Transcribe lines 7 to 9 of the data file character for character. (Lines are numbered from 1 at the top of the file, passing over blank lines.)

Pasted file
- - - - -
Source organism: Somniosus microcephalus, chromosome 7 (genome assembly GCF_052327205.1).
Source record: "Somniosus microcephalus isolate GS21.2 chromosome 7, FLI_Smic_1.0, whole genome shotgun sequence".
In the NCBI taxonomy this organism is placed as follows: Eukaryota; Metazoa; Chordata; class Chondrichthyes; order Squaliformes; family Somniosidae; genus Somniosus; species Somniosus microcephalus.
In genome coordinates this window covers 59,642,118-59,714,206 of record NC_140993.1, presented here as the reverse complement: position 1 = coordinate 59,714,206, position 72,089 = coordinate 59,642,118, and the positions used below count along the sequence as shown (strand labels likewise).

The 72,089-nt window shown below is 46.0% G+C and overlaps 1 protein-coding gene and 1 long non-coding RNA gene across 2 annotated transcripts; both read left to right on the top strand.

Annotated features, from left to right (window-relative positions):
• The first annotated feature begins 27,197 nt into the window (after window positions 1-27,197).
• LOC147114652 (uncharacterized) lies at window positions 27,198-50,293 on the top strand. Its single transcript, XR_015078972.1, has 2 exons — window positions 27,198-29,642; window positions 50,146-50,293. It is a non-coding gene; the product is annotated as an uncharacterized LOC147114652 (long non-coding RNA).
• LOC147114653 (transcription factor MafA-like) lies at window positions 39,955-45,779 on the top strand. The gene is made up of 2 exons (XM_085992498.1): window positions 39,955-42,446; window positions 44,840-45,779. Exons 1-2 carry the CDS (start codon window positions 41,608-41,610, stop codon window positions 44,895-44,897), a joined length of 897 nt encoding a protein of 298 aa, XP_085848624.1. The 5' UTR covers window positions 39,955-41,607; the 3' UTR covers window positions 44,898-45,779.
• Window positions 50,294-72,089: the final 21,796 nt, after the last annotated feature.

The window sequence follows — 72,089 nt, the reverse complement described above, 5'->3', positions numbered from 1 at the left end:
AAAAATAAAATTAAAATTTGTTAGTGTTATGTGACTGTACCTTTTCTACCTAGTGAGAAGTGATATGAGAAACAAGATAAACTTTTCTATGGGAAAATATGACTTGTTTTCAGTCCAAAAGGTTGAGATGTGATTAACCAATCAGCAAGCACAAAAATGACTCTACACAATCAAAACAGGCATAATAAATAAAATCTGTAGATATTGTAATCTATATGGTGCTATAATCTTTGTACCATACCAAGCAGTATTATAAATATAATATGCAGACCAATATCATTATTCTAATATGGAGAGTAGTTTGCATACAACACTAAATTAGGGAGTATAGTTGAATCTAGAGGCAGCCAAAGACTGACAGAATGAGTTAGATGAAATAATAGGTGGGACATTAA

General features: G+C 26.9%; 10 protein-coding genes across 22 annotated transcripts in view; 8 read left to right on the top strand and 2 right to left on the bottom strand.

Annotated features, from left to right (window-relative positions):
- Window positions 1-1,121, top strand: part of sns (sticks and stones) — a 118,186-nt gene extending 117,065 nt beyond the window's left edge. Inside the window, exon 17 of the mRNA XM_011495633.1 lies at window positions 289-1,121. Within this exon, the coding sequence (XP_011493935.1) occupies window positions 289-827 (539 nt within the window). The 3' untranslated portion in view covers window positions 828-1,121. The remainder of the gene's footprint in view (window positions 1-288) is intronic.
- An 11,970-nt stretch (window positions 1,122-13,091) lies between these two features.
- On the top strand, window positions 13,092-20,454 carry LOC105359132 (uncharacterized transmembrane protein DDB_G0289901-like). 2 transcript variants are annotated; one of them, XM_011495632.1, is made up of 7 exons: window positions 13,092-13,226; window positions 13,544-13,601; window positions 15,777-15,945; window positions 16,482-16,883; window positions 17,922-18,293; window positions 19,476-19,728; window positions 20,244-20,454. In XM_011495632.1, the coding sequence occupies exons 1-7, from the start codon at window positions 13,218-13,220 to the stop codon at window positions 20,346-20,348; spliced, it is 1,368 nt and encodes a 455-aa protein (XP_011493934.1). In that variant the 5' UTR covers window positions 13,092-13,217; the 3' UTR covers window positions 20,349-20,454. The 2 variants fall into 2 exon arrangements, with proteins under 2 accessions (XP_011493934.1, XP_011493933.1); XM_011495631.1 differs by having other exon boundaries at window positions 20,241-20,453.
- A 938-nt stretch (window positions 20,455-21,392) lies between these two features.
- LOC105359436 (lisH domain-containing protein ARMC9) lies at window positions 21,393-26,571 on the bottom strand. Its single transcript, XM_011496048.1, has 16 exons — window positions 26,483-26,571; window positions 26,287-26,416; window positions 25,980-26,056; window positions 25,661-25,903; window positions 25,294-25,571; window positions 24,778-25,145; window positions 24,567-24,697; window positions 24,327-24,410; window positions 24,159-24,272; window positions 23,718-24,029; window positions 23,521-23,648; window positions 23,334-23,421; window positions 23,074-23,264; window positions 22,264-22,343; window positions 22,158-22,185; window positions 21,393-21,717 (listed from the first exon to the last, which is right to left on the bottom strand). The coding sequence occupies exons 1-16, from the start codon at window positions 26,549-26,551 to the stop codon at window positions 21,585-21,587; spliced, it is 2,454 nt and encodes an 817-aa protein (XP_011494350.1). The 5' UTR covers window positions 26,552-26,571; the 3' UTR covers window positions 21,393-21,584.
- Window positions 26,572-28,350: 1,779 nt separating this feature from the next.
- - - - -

• The first annotated feature begins 27,197 nt into the window (after window positions 1-27,197).
• LOC147114652 (uncharacterized) lies at window positions 27,198-50,293 on the top strand. Its single transcript, XR_015078972.1, has 2 exons — window positions 27,198-29,642; window positions 50,146-50,293. It is a non-coding gene; the product is annotated as an uncharacterized LOC147114652 (long non-coding RNA).
• LOC147114653 (transcription factor MafA-like) lies at window positions 39,955-45,779 on the top strand. The gene is made up of 2 exons (XM_085992498.1): window positions 39,955-42,446; window positions 44,840-45,779. Exons 1-2 carry the CDS (start codon window positions 41,608-41,610, stop codon window positions 44,895-44,897), a joined length of 897 nt encoding a protein of 298 aa, XP_085848624.1. The 5' UTR covers window positions 39,955-41,607; the 3' UTR covers window positions 44,898-45,779.